If you’ve been dealt the job of taking care of a friend or family member that isn’t mentally healthy and/or suicidal you might have one of these thoughts:
“Why do I have to take care of her?”
“He’s being so selfish.”
“Why can’t she just get out of bed. Doesn’t she get how difficult this is. I have to do everything.”
“I feel like I should stay home and watch him. But, I have to go to work…I have a life to live too!”
“I wish she would just get better”
“I can’t deal with this anymore!”
Your thoughts might be a version of one of the above. You could be pissed off at the person or the situation. Or, sad that it’s happening. You might feel powerless to what you are dealing with. You might resent your loved one. You might be having trouble taking care of your own life.
What your dealing with isn’t easy and it sucks. It’s could be one of the most difficult times you’ll ever have to deal with in your life. And, these thoughts are normal to have.
BUT – these thoughts won’t empower you. And they won’t help your friend.
Shifting your context:
The thoughts above suggest that life right now is happening to you and you don’t have any control. It may seem that way. What’s happening to your loved one is out of your control. While some circumstances of life are out of your control, the way you deal with them will relate to how you feel and the results you produce.
An easy way to get into control of the situation (any life situation for that matter) is to shift your context. Because context is decisive. For example, If person A throws a ball to person B, person B will make the decision that 1) The ball is going to hit them, 2) They need to catch the ball. Thought 1 will produce a result of person B ducking to take cover from the ball. Thought 2 will have person B attempt to catch the ball. Nothing is different. It’s still the same ball, it’s just viewed a different way.
If you are entertaining any or a version of the thoughts above, you are viewing the situation from your situation only. It’s having you feel in more pain than power. So, the easiest way to get in power is to view it from the situation of what your loved one is dealing with.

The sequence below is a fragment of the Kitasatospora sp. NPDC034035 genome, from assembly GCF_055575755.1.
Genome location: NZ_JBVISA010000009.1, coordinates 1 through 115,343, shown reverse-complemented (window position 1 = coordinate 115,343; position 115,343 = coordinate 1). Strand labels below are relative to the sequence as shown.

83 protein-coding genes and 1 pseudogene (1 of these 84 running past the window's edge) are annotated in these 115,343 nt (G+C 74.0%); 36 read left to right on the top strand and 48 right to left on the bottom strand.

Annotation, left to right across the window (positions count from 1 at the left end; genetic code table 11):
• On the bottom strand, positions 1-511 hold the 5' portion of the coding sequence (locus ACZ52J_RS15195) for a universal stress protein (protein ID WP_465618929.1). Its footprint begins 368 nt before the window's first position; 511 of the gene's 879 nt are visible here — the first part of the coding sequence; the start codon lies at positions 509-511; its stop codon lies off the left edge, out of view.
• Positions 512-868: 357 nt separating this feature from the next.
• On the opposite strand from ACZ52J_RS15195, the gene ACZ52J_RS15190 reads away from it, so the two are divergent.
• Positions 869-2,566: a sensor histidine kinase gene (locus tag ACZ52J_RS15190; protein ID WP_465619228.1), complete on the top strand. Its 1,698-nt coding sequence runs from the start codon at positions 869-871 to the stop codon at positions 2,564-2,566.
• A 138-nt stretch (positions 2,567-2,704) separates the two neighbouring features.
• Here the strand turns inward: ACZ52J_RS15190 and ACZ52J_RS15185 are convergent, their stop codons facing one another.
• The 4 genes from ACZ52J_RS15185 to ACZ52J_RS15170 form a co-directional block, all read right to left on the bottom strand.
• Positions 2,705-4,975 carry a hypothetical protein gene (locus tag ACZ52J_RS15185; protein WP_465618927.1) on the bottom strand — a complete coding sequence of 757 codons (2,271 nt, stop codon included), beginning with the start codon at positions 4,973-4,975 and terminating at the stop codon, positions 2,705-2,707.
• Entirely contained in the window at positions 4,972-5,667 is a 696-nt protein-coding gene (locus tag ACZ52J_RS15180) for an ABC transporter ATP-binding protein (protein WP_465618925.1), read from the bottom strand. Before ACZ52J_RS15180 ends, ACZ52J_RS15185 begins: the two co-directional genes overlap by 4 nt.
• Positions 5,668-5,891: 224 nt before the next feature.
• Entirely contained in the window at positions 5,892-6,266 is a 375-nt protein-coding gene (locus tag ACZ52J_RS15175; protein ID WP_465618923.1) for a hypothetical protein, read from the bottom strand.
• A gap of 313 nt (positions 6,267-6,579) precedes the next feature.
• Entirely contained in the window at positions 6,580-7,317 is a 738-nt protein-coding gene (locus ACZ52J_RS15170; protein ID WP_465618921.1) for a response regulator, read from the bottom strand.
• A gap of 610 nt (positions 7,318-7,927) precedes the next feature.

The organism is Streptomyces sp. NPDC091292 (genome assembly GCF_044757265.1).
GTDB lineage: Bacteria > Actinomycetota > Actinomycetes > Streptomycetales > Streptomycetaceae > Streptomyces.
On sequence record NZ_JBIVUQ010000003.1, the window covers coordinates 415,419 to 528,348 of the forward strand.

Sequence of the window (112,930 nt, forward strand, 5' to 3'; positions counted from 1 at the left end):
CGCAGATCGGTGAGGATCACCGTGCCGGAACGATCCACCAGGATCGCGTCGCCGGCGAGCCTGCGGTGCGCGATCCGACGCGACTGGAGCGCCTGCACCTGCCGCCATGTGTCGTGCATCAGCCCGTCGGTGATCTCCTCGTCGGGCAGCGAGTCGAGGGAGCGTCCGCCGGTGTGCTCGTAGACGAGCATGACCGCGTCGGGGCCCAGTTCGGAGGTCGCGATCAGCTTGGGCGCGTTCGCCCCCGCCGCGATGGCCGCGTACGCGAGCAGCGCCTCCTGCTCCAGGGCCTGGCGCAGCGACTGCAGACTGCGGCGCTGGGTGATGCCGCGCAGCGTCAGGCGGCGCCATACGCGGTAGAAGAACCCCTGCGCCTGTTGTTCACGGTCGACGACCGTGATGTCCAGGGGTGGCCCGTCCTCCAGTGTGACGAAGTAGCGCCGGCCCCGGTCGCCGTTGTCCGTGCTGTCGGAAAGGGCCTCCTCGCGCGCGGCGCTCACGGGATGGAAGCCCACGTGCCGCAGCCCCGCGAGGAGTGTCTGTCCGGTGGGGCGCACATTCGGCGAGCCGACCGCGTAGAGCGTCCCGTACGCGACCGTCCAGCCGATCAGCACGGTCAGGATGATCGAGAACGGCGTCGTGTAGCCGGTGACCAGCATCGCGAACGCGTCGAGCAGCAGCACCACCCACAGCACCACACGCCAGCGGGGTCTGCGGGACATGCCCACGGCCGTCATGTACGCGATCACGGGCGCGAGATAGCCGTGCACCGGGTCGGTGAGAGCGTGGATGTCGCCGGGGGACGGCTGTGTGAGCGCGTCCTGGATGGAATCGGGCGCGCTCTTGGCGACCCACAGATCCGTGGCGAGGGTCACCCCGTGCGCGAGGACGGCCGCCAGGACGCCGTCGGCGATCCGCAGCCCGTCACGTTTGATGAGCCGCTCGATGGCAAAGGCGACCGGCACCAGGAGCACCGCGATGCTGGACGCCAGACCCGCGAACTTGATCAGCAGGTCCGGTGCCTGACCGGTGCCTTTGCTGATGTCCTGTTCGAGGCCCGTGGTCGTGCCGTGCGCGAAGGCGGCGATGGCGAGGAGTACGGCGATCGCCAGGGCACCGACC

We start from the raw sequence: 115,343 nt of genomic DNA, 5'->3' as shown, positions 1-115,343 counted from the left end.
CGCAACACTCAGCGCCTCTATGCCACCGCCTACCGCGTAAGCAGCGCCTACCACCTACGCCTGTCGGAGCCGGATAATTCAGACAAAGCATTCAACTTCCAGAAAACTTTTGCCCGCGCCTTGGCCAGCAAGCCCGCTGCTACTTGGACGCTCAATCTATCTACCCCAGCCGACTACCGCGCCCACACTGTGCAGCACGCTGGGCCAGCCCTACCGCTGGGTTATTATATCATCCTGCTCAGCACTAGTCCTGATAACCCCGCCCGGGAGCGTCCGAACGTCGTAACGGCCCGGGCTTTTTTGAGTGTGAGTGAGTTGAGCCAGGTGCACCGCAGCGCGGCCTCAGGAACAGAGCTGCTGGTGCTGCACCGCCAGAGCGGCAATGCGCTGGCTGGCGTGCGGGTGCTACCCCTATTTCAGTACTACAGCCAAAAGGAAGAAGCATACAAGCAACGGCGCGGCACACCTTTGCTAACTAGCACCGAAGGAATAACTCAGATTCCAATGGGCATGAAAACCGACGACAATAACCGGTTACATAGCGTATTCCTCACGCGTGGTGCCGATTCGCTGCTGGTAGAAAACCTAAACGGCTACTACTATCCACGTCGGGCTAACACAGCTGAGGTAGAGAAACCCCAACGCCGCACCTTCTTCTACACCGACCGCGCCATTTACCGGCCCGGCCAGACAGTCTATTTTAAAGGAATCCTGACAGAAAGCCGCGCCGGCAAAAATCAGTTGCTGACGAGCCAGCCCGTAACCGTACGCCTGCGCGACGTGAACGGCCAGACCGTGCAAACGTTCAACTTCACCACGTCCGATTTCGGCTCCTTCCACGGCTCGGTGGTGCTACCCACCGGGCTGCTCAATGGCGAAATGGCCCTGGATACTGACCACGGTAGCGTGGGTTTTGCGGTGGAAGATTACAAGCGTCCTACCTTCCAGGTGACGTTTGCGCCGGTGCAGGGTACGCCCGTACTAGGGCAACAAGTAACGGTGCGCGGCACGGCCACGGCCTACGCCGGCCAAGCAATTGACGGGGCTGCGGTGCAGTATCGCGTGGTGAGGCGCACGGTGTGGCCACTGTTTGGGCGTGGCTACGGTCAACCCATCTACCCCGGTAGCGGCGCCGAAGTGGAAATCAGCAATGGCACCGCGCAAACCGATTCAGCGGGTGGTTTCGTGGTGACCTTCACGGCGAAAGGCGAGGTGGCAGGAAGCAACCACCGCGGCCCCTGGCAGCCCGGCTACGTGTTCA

And, just to be clear. Here is what you need to know:
- They are in far more pain than you are. Dealing with depression is physically debilitating. Not in the way a broken leg is debilitating. It’s almost harder to deal with depression because often people don’t understand.
- They feel completely alone. If your loved one has no one to relate to, they likely feel very alone. Though there are many people that deal with depression and suicide, it’s not widely talked about. And, it’s sometimes very hard to talk about, which is why he stays quite. If he feels understand it will help him explain what he’s dealing with and get it out versus being inward. If you haven’t had depression or been suicidal you have NO CLUE. So, don’t try to pretend what he is dealing with. It’s okay to say: “I can’t imagine what you are dealing with, but what I read, or what I know is…”
- Your loved one doesn’t want to be like this but they can’t help it. Your loves one is not lying in bed all day because they want to. They are lying in bed because a) they are in pain, or b) they are avoiding life because they haveno clue what to do to get help with either issues or physical symptoms. So, he’s not doing this to you on purpose.
- They are not stupid and/or completely helpless. In most cases, people with mental illnesses are very able to understand, speak and express what they are dealing with. They can easily learn new behaviors. They just need help. Many people who kill themselves actually don’t truly want to die. They feel they have no choice.
- They are not being selfish on purpose. When you’re sick you can’t physically and mentally be there for your friends and family members. So, if your loved one is completely absorbed in their own life, they are not being selfish on purpose. They are sick.
Sometimes, and especially if you’ve never had depression or been suicidal yourself, it’s really hard to empathize. But the minute you understand what he is dealing with you can really help. You can be grateful that he’s come to you for support and get you are the one who trusts enough for the role. You can get into action and produce fantastic results. Think of a time when he helped you. You owe it to this person to save them.
You can’t be empowered if you point the finger. So be on his team and get in action to help you both out of the situation as fast as possible.
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